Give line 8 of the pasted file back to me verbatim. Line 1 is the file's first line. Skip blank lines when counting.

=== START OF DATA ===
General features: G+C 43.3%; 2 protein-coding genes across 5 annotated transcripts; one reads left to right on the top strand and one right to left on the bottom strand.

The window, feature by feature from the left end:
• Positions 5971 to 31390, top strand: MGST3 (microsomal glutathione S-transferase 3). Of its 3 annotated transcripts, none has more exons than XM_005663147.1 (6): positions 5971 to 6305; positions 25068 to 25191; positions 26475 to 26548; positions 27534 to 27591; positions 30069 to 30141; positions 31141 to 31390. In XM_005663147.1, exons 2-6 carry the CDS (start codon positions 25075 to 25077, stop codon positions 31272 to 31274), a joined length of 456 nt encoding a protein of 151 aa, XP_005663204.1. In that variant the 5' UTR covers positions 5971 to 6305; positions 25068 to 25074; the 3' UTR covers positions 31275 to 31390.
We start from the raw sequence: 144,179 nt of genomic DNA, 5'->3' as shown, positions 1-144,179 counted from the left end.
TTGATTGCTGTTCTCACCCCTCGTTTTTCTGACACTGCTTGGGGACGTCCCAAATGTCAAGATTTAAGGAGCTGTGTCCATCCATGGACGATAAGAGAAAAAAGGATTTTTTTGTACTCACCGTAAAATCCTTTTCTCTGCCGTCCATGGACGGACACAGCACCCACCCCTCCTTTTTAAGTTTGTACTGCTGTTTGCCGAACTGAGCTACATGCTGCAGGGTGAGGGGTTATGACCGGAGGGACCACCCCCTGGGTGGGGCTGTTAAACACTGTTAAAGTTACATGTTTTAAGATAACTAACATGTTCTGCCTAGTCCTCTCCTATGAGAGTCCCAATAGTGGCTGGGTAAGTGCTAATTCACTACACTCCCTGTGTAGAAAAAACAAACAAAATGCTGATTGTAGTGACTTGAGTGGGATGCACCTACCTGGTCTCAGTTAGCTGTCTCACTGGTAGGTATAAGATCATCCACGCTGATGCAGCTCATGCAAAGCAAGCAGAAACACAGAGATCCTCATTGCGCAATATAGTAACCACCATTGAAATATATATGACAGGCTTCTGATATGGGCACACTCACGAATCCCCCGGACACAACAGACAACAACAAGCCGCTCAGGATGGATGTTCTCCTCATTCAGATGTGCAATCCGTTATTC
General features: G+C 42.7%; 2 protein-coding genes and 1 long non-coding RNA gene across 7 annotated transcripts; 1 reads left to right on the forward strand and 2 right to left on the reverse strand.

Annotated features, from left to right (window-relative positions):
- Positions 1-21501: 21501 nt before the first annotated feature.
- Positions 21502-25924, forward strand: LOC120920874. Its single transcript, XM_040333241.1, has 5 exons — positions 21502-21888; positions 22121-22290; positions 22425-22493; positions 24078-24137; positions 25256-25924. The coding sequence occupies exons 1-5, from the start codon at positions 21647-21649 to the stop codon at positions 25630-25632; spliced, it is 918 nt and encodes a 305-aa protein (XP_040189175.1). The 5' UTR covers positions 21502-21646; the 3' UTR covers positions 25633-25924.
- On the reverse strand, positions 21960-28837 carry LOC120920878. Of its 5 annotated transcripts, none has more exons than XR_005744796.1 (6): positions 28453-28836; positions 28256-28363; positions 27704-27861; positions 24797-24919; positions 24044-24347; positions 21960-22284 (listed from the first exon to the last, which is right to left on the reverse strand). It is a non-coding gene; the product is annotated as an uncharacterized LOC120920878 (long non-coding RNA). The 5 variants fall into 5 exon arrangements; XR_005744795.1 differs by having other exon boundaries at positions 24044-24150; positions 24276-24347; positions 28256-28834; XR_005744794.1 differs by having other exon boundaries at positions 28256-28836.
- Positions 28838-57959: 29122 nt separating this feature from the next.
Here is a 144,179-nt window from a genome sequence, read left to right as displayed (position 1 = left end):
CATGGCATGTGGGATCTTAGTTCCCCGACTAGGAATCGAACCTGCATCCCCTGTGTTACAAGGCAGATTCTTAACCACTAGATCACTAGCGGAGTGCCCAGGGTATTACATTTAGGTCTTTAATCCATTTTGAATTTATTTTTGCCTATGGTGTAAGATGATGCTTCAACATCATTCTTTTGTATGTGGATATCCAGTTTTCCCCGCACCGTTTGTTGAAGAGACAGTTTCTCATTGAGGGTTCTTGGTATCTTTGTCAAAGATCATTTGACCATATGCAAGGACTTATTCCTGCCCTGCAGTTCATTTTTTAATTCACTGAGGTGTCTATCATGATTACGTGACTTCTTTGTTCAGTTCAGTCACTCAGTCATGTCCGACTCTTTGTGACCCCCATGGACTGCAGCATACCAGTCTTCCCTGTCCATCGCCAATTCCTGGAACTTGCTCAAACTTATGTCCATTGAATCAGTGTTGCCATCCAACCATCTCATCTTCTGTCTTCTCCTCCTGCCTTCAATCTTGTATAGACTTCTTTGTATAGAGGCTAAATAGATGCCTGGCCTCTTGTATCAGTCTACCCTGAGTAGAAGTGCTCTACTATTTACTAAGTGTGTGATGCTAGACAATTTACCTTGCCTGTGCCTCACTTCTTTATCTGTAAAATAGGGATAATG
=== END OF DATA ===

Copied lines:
- Positions 1-21501: 21501 nt before the first annotated feature.